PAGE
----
The American legal system offers few moments as dramatic as an eyewitness to a crime pointing his finger across a crowded courtroom at a defendant.
The problem is that decades of studies show eyewitness testimony is right only about half the time — a reality that has prompted a small vanguard of police chiefs, courts and lawmakers to toughen laws governing the handling of eyewitnesses and their accounts of crimes.
Reform advocates say procedures long regarded as solid police work, from bringing a witness to a crime scene where he might see a suspect in handcuffs to the subtle encouragement of a detective during a police lineup, can fundamentally alter what someone believes they saw.
“It’s not the case that eyewitnesses are inherently unreliable,” said Gary Wells of Iowa State University, who has researched the field of eyewitness identification since the 1970s. “But we can make it better by cleaning up the procedures around it.”
Prosecutors, however, have opposed the efforts, arguing the changes erode their powers, even as studies show that witnesses are about half as likely to choose the correct suspect out of a lineup as they are to choose some combination of the innocent fillers or no suspect at all when the correct one is present.
The reexamination of eyewitness testimony comes at a time when technology and other forensic analysis are being given greater weight.
“What we see is a fairly organized and aggressive attack on all forms of evidence prosecutors use to get convictions,” said Scott Burns, executive director of the National District Attorneys Association.
Burns said criminal defense attorneys, groups that try to get wrongful convictions overturned and the American Civil Liberties Union are part of a bloc that is selecting outlier cases of prosecutorial misconduct or witness mishandling and applying that to the entire system.
It’s that attitude that gives advocates of reform migraines, said Rebecca Brown, state policy reform director for the Innocence Project, which pursues exonerations of the wrongfully convicted.
“We joke in the office that it’s like climate change,” she said. “There’s settled science, and then there’s this group of people denying it.”
The U.S. Supreme Court had a chance to establish a national standard for eyewitness testimony when it handled a 2012 case from New Hampshire. The court instead delegated that responsibility to the states, which could choose to overhaul their laws or do nothing at all. Most chose the latter.
In Maryland, however, legislators this week passed a bill that overhauls eyewitness identification procedures, joining roughly a half-dozen states and cities.
Among the changes that they’ve made is to require the witness to declare how confident they are in the identification, mandate that officers let a witness looking at a lineup know that “none of the above” is an acceptable response.
Governments have also instituted “blind” lineup administrators — people who don’t know who the suspect is — and a lineup that doesn’t unfairly single out a suspect. They also call for any photo lineups of suspects to be randomized.
In Texas, the state allowed agencies to cut the law to fit their individual needs. Law enforcement agencies must either adopt the Law Enforcement Management Institute of Texas’ guidelines for lineups composed of people or photographs, or submit their own plan that conforms to it.
While legislatures have pushed some of the changes, courts in Oregon and New Jersey have also gotten involved in setting stringent requirements.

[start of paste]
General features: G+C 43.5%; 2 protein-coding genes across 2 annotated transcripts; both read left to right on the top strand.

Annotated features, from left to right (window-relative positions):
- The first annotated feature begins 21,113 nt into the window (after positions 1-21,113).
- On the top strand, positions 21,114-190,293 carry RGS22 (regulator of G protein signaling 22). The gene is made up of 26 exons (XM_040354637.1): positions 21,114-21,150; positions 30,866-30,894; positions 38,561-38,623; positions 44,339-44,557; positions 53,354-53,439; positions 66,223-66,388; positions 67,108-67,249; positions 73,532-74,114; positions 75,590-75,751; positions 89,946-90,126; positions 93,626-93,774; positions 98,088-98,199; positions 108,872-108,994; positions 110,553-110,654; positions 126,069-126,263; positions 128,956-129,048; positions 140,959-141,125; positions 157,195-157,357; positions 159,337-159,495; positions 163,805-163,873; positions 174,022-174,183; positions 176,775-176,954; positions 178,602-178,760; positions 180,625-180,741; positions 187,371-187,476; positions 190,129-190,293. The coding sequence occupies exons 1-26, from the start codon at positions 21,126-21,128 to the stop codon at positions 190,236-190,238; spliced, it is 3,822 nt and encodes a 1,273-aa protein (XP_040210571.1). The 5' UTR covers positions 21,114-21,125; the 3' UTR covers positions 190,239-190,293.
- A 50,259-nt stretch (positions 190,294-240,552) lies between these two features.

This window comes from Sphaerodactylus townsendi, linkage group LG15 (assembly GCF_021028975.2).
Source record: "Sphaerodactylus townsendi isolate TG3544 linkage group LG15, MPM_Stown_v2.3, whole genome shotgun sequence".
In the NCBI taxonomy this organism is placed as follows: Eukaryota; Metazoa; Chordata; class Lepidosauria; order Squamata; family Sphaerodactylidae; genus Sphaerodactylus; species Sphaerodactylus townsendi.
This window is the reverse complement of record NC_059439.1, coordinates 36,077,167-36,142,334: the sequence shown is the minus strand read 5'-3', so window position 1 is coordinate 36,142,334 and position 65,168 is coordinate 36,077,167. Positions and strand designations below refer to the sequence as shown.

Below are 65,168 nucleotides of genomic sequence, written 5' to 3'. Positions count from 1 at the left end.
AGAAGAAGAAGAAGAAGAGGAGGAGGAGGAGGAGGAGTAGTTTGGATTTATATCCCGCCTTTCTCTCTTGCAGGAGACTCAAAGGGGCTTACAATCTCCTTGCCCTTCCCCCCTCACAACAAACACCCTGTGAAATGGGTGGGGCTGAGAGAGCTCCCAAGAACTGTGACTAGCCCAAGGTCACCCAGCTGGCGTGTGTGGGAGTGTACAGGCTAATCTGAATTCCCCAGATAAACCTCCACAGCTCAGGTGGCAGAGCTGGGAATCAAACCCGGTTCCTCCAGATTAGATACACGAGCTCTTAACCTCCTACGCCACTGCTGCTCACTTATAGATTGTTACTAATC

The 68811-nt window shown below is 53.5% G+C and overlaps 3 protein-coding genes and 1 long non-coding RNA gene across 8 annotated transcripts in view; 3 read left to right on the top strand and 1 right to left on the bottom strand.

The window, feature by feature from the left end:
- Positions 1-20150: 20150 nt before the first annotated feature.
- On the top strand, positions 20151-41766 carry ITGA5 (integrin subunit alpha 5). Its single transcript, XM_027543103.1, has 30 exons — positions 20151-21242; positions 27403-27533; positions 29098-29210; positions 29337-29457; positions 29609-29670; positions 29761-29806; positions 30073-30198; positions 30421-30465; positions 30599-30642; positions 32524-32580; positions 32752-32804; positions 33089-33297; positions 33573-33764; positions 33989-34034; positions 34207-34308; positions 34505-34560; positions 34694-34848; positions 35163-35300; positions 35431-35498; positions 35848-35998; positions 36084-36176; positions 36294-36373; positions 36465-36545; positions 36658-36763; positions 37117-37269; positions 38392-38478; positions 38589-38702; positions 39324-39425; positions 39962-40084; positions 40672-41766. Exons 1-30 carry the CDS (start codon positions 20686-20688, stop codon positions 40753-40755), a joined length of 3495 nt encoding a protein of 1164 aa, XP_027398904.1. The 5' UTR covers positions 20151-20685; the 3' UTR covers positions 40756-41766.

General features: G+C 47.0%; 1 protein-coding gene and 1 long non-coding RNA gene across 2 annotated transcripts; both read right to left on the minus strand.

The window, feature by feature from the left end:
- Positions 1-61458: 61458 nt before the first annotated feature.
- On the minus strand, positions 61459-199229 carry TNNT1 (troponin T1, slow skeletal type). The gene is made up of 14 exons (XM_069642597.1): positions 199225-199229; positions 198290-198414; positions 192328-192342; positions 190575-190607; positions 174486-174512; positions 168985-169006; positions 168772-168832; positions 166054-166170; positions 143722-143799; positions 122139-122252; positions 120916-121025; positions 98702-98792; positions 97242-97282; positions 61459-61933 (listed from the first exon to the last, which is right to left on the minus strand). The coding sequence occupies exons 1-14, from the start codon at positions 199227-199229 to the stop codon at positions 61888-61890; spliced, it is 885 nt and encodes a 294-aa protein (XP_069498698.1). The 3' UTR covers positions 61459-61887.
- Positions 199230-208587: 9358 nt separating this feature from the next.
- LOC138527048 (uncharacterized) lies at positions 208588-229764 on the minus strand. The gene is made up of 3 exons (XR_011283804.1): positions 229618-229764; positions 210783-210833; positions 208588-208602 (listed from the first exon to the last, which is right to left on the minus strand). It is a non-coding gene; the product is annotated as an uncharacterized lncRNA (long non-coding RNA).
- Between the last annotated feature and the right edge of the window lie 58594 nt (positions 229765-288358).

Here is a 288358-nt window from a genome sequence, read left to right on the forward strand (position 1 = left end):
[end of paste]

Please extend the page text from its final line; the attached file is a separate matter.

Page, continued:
In Oregon, for example, the justices unanimously said they couldn’t ignore thousands of studies and years of evidence demonstrating how notoriously unreliable eyewitness testimony can be. Now, prosecutors must first show the testimony is more likely than not to be reliable.
The court created a test to gauge witnesses’ reliability — one that was used in a murder case winding its way through the appeals process.
Two women, both white, peered through their rain-streaked car window at a crowded street corner in 2007 and saw a black man fire a handgun four times. One person fell dead and the shooter ran at their car. They screamed. They made it a half-dozen blocks before police caught them and asked what they saw.
Not much, they said, and what they did see was blurred by the rain, the dark and their own terror.
They saw Jerrin Hickman in court two years later.
“Oh, my God,” she said, hyperventilating, according to appellate filings in the murder case. “That’s him, that’s him, that’s him.”
The testimony of the women was unanimously dismissed as implausible by the Oregon Court of Appeals, which found that a host of factors that have rarely been given weight in American criminal law unfairly twisted the recollections of the two women and their confidence in their own testimony.
The court used the test set by the state’s high court.
For one, studies have shown racial differences between witness and suspect makes identification much more difficult. Second, the girls hadn’t given any indication of their confidence in their choice of suspect initially, so it was impossible to later judge its value against their later certainty.
And most important to the suspect’s attorneys, the first time the girls saw the suspect since the shooting was when he was seated at the defense table, which was “egregiously suggestive.” The case is under consideration by Oregon’s highest court.
Multnomah County, Ore., district attorney Rod Underhill said law enforcement’s top priority is justice, and that he’s prepared to embrace the reforms but worries that the realities for small departments could turn a good law into a logistical nightmare.
“If it’s 10 p.m. on Saturday night, you only have one officer working and the other is a half-hour away on the other side of the county,” Underhill said. “That makes getting a blind administrator difficult, if not impossible.”